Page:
10 Thoughts on Brightest Day: Green Lantern Corps #49 by Tony Bedard and Ardian Syaf (REVIEW)

1. This is the new creative team’s second issue and the tone remains the same as under the previous regime. Tomasi was so far better at transitioning between the different characters, but this is still a continuation in the previous direction of the title, so if you liked it before, keep getting it now.

2. Hank Henshaw, the Cyborg Superman, is turning all the Green Lanterns into Alpha Lanterns. GL Stewart is almost captured and transformed, while Kyle, Soranik and Ganthet investigate… but when they figure out there’s a problem, they don’t call for backup lest their friends be turned to enemies. So, the heroes believe it’s better that if they lose not only are they transformed, but no one is warned about the villains plan. You don’t have to call in backup to call it in! Ugh. Brilliant.

3. And that anyone they summon can be turned into an enemy is the same damn thing as Blackest Night to the point where the characters are remarking upon it. Blackest Night ended last month. Might you not want to wait awhile before you do such a similar story? “But they aren’t zombies this time,” the fanboy shouts, “robots are totally different!” No, they serve the exact same function in the plot where the characters are worried about their friends and if they still maintain their soul or if they’re just programmed automatons. Stfu.

4. The Guardians need to be deposed, stat. The manhunters didn’t work. Stopping the War of Light and Blackest Night… didn’t work. People they recruit turn on them pretty regularly, most notably Sinestro, which lead to the Sinestro Corps War… and here’s why they really need to be deposed during which they faced Hank Henshaw. The same Hank Henshaw who showed himself able to take over the manhunters. The manhunters, robots who turned on the Guardians. These oh-so-wise being didn’t think to safeguard against the exact same trick on their Alpha Lanterns? Depose them, now. There is no reason for anyone to trust them at all in any capacity. I hate when the plot requires everyone to be stupid.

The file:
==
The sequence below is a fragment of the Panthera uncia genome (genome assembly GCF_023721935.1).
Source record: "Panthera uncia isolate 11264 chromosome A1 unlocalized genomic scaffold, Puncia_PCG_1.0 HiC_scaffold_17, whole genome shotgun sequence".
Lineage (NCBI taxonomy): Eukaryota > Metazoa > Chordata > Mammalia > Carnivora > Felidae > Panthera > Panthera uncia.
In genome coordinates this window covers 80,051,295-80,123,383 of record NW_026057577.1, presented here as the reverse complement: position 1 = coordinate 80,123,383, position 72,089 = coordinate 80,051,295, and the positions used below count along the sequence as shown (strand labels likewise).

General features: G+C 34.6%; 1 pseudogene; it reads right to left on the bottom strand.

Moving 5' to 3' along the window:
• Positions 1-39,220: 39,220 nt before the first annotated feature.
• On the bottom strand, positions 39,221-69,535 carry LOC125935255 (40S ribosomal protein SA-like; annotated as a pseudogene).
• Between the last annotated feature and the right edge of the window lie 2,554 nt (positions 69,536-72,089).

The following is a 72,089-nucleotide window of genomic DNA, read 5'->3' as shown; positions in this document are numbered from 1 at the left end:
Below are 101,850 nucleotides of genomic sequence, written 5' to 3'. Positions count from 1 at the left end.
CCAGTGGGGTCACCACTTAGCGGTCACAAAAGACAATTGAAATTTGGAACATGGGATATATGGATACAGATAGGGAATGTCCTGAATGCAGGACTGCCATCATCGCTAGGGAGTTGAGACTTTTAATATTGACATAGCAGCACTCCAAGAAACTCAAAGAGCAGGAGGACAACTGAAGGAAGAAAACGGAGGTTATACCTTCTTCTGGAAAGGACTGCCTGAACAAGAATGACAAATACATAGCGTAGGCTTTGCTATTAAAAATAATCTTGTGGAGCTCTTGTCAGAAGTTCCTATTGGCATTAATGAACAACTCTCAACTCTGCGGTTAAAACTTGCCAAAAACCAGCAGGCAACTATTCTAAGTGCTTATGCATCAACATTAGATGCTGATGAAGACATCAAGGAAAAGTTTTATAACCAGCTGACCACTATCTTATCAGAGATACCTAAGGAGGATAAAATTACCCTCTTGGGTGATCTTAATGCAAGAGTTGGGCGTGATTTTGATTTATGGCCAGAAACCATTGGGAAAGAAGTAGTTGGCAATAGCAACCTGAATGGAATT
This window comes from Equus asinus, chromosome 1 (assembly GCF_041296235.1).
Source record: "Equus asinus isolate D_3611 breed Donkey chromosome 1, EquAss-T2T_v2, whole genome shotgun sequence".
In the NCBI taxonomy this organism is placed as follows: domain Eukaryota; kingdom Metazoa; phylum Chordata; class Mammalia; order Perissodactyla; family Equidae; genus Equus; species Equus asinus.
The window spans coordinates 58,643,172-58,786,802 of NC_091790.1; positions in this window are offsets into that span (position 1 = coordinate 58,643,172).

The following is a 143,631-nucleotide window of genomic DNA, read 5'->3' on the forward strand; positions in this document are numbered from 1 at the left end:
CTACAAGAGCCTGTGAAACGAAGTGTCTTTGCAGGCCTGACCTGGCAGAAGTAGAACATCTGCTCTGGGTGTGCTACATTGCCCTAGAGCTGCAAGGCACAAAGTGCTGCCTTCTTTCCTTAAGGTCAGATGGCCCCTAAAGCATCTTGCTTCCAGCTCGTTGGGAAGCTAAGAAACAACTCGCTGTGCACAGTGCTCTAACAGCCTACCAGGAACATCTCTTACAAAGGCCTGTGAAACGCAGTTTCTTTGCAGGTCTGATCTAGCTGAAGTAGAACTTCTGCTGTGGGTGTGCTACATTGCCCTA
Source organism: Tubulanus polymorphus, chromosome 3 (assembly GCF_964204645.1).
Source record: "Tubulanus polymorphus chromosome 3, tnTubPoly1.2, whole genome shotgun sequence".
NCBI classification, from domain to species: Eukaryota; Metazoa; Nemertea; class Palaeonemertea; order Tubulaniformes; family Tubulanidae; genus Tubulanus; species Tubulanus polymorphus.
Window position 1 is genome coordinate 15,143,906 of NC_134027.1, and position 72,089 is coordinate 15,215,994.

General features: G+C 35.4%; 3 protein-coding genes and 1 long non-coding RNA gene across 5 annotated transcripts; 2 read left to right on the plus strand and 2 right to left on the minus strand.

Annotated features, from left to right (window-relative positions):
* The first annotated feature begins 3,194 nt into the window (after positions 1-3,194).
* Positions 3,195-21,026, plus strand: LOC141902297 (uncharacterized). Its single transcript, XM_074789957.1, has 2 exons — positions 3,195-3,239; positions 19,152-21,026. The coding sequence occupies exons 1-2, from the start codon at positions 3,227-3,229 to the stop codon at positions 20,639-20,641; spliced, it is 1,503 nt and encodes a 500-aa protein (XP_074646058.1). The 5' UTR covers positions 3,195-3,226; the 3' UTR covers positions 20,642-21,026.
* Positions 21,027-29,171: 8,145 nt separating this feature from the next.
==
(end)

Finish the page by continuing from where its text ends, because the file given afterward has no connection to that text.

5. Kyle is dreaming about Jade, which is causing issues with Soranik. That’s as good a cause of tension as any for a relationship. Which brings to mind a point- where is Jade? Is she the only Brightest Day revival not around prominently in some book? She should really be here or JSA… though I dropped the latter, so she might be.

6. The interlude of what I think were Qwardians could have used more explanation. DC needs to use narration boxes to better navigated these types of continuity quagmires.

7. John Stewart is going to need some backtracking next issue in order to survive this experience. Personally, I hope they make him a robot. He, Kyle, Guy and Hal all being human is a bit much. Robo-Space-Cop John Stewart isn’t as cool as FrankenCastle, but it’s close.

8. The art is good, particularly during action sequences, but some of the facials are off and the characters look a bit like they’re posing more than reacting naturally.

9. A guest thought from Grey Scherl: “This book suffers from the addition of John Stewart. It really does. He’s never developed a personality outside of the JLU cartoon, and having read this issue, he is the weakest link. Can’t we just say goodbye? If this book was Kyle, Sora, and Ganthet as the main cast, it would definitely read smoother. I miss Guy.”

10. Rating: 4/10 – It’s not terrible, but certainly below average. The book suffers from John Stewart’s inclusion and some pretty big plot holes. The tone and basic premise keep it readable, but this is a step down from what came before under Peter Tomasi.

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